It took them 18 years, but Pitchfork has changed their mind about Phair’s eponymous fourth album, Liz Phair.
Back in 2003, when Phair released her first album with Capitol Records, the music blog unceremoniously gave the record an insulting 0.0 in a review by Matt LeMay. LeMay would apologize to Phair via Twitter in 2019.
Pitchfork amends their rating with a 6.0.
There really is nothing that can be said here that wasn’t already covered in Matt LeMay’s 2019 Twitter thread apologizing for this “condescending and cringey” review. So I’ll just quote him: “In 2019, it is almost inconceivable that there would be *any* controversy around an established indie musician working on a radio-friendly pop album with radio-friendly pop songwriters. To a smug 19-year-old Pitchfork writer (cough) in 2003, it was just as inconceivable that an established indie artist would try to—or want to—make a radio-friendly pop album in the first place. The idea that ‘indie rock’ and ‘radio pop’ are both cultural constructs? Languages to play with? Masks for an artist to try on? Yeah. I certainly did not get that. Liz Phair DID get that—way before many of us did.” –Amy Phillips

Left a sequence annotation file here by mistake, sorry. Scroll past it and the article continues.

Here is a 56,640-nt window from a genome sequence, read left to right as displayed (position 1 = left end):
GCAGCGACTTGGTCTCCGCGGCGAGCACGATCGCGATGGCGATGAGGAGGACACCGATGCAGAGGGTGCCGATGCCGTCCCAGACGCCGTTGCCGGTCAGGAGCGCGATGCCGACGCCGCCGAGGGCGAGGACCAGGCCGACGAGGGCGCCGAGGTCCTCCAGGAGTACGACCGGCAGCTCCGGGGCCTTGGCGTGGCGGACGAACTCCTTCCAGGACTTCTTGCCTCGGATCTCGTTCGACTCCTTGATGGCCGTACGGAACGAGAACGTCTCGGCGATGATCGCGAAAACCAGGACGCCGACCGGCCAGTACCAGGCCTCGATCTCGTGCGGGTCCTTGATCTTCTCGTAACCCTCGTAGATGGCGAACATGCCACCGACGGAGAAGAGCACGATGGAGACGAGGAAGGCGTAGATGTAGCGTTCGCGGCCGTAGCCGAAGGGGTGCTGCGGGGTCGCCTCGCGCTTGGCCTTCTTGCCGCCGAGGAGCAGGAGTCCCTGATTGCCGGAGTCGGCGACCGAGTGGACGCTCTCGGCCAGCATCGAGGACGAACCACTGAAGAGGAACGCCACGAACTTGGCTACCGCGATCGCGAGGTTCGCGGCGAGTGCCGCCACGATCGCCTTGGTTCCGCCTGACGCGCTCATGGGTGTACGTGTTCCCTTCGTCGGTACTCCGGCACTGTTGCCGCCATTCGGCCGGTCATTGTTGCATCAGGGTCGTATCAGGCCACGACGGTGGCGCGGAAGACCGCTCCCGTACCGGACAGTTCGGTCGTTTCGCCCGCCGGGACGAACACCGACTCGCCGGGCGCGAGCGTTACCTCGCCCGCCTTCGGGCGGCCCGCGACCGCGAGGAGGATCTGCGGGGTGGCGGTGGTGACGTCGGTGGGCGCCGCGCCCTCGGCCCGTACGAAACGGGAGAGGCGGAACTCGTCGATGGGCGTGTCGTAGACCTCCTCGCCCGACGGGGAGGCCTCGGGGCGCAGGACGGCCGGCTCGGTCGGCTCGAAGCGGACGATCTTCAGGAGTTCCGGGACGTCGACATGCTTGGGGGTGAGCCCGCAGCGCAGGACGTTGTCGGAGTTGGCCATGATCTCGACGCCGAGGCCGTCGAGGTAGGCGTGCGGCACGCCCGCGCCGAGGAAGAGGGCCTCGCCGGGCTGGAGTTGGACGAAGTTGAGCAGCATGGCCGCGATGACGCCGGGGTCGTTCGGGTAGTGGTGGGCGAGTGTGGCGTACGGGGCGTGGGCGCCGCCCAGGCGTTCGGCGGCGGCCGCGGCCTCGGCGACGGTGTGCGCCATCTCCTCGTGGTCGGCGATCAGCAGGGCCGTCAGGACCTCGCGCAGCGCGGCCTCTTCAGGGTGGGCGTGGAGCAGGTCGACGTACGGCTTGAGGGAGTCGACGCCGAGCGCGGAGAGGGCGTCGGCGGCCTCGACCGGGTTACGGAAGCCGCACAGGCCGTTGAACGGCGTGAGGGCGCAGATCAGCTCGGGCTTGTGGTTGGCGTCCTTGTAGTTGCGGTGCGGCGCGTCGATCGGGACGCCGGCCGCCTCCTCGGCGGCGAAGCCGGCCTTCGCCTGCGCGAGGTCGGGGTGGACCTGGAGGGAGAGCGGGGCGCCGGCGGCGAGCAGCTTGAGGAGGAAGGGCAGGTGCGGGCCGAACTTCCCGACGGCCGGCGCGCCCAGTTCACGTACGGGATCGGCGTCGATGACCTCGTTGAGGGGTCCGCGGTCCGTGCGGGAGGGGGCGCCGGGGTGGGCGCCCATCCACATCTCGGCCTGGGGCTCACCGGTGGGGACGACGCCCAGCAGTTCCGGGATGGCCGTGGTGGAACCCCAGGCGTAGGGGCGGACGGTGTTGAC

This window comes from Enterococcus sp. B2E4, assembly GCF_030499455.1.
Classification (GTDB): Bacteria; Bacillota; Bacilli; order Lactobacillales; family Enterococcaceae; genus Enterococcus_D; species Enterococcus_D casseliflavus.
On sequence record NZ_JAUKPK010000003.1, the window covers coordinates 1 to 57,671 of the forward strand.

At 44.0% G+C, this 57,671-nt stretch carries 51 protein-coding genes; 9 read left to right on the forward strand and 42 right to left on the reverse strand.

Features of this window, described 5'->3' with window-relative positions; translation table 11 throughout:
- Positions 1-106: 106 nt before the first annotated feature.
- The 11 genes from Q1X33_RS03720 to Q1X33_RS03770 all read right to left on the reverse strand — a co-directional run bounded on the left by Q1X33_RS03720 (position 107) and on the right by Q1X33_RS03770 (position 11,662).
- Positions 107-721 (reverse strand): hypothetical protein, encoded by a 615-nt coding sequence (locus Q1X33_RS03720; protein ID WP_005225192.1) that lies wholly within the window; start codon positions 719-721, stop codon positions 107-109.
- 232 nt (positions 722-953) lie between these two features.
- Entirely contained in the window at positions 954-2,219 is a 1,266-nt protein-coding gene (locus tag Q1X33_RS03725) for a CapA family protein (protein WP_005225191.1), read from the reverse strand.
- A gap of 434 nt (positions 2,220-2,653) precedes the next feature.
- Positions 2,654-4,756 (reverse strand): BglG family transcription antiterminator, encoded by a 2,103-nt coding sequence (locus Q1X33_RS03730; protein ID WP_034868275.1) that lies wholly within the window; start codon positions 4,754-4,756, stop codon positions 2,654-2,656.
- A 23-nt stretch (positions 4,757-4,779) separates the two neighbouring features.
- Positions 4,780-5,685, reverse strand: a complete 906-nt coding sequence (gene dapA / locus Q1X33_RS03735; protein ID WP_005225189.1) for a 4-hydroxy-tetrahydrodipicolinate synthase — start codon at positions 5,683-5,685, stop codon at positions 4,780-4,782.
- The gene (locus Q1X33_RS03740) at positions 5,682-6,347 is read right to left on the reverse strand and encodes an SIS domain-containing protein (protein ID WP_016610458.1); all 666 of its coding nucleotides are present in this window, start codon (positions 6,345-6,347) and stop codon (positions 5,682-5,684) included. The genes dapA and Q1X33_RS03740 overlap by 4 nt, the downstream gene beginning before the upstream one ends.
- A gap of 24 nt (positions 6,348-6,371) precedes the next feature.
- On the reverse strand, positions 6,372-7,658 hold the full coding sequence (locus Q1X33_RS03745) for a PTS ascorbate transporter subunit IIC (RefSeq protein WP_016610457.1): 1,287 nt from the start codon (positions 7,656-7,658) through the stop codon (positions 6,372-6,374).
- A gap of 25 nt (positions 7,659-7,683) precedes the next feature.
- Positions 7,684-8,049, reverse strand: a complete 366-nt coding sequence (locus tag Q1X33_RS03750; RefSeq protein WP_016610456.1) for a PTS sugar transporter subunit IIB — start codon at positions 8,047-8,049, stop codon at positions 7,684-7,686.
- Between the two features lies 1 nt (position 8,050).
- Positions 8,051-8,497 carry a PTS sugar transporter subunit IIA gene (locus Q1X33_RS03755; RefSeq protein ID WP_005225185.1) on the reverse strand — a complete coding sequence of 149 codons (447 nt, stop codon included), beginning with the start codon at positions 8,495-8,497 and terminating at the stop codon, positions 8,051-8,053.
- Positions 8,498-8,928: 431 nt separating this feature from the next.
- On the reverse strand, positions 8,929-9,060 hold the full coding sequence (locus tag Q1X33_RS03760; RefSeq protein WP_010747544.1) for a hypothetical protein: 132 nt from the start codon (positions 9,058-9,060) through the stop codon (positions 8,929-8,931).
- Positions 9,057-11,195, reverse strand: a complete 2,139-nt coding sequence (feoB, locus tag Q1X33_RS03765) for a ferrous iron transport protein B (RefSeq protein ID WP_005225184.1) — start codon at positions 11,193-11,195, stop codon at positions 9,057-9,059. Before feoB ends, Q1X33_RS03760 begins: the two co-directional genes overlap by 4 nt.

Other albums that were reassessed included Prince’s Musicology, PJ Harvey’s Stories From the City, Stories From the Sea, Rilo Kiley’s Take Offs and Landings, and Regina Spektor’s Begin to Hope—along with fourteen other albums. Most of these titles benefit from a better overall rating, but it all seems a little too late.
Read the article: Pitchfork Reviews: Rescored